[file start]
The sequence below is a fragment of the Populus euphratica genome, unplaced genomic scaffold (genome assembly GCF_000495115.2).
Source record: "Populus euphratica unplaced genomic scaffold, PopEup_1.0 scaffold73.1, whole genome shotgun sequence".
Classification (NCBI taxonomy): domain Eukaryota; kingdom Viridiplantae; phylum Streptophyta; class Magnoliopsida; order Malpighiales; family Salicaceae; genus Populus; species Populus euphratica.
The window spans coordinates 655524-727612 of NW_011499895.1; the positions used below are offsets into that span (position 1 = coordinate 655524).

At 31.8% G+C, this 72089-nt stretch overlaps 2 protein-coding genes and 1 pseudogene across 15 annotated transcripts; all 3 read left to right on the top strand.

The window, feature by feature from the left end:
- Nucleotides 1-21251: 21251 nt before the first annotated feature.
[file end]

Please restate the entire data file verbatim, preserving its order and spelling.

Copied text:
The sequence below is a fragment of the Populus euphratica genome, unplaced genomic scaffold (genome assembly GCF_000495115.2).
Source record: "Populus euphratica unplaced genomic scaffold, PopEup_1.0 scaffold73.1, whole genome shotgun sequence".
Classification (NCBI taxonomy): domain Eukaryota; kingdom Viridiplantae; phylum Streptophyta; class Magnoliopsida; order Malpighiales; family Salicaceae; genus Populus; species Populus euphratica.
The window spans coordinates 655524-727612 of NW_011499895.1; the positions used below are offsets into that span (position 1 = coordinate 655524).

At 31.8% G+C, this 72089-nt stretch overlaps 2 protein-coding genes and 1 pseudogene across 15 annotated transcripts; all 3 read left to right on the top strand.

The window, feature by feature from the left end:
- Nucleotides 1-21251: 21251 nt before the first annotated feature.